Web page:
My top tips on preparing for an endurance race

Cape Town hosts various thrilling long-distance trail races, Rosie Carey, female record holder of the 108 kilometre Outeniqua Quest, shares her tips on getting set.

I think that the biggest challenge of an endurance race is the mental challenge. You can go into an ultra trail run a little physically underprepared — and that’s sometimes better than being over-trained — but if your mind isn’t properly prepared, you’re setting yourself up for disaster. I really believe that anything over 50 kilometres is a battle of willpower; a mind game far more than just a running race.

It becomes a case of your mind willing your body to keep going, to push beyond the ache in your legs and the burning in your lungs. You need to train your mind to ignore the negative thoughts. Replace them with positives. It helps to have memorised a few simple, punchy motivational phrases to throw at any negative thoughts.

I use a strategy of breaking the race down into smaller, doable pieces. It’s far less daunting to think of doing 10 sets of 10-kilometre stretches than one set of 100 kilometres. At the beginning, I divide the race up into 10 kilometre segments. Towards the end of the race, when I’m becoming more tired, I count down smaller distances: five kilometres and then eventually one-kilometre intervals.

One of the best pieces of advice I got for pacing myself in long races was to divide the race into three segments. For the first half of the race, run well within yourself. If you are feeling good at the half-way point, increase your pace a bit for the third quarter of the race. If you hit three quarters of the way through and you’re still feeling good, give everything you’ve got to the last quarter. That works for me.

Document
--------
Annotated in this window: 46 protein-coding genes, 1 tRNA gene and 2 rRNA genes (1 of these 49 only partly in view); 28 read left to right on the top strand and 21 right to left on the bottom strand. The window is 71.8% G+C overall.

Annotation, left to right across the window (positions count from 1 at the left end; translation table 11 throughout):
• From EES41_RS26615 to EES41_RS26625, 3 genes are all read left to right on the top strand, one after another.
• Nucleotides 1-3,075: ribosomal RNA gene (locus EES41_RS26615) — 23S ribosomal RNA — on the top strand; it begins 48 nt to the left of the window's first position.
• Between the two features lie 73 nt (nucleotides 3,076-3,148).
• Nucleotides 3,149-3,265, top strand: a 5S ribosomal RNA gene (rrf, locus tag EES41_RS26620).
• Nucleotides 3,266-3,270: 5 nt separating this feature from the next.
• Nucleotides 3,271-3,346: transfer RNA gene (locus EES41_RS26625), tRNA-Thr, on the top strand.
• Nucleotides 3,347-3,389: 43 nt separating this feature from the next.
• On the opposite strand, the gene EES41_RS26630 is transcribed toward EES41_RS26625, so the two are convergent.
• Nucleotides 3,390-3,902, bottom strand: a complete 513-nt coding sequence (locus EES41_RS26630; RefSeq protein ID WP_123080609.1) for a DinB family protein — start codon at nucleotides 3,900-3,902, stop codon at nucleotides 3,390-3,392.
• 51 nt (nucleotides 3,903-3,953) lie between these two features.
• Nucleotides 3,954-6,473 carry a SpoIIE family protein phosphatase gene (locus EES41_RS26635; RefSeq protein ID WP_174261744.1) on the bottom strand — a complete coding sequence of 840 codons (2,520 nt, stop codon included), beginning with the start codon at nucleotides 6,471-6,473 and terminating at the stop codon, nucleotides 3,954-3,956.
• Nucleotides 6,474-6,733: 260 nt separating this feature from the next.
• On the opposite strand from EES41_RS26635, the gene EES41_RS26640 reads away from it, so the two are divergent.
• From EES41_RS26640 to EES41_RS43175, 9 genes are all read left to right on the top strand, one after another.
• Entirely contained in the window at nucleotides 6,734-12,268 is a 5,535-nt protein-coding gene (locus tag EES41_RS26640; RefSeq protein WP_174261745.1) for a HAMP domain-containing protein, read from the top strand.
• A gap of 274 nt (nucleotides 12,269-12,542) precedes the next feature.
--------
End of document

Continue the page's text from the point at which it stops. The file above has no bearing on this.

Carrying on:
People tend to think that training for an ultra is just about doing endless miles of running. It’s so much more than that. It’s about getting your race nutrition and hydration strategy right long before race day; it’s about testing and retesting all your gear in different conditions, and finding the gear that works for you; and it’s about learning to love spending hours in your own company. It’s about never — not even for a moment — entertaining the thought that it’s not possible.

Why I’ll always return to the Two Oceans Ultra Marathon

Few races show off Cape Town in all its glory better than the Two Oceans Ultra Marathon. Not only do you get to see some pretty spectacular views, you also get to experience just how welcoming and supportive locals can be.

At 30 kilometres, around about the time I reached the top of what my mind had construed to be The Longest Hill in the World, my left calf scrunched itself up into an angry little bundle of protest. Every few steps, it would remind me that it was not happy. At 46 kilometres, with another 10 kilometres to go, the nausea hit me. Wave after wave reduced me to a cautious hobble, raising the spectre of Not Finishing.

But I did. Somehow, thanks in part to the amazing support all the way along the route, I managed to cross the finish line of the Two Oceans Ultra Marathon. The experience was simultaneously glorious and awful. But you soon forget about the awful. You forget about wanting to swear and cry and quit. You forget about the cramps and the vomiting. But that warm glow that comes with achieving something you once thought impossible persists. Before you know it, you’re training for your next race.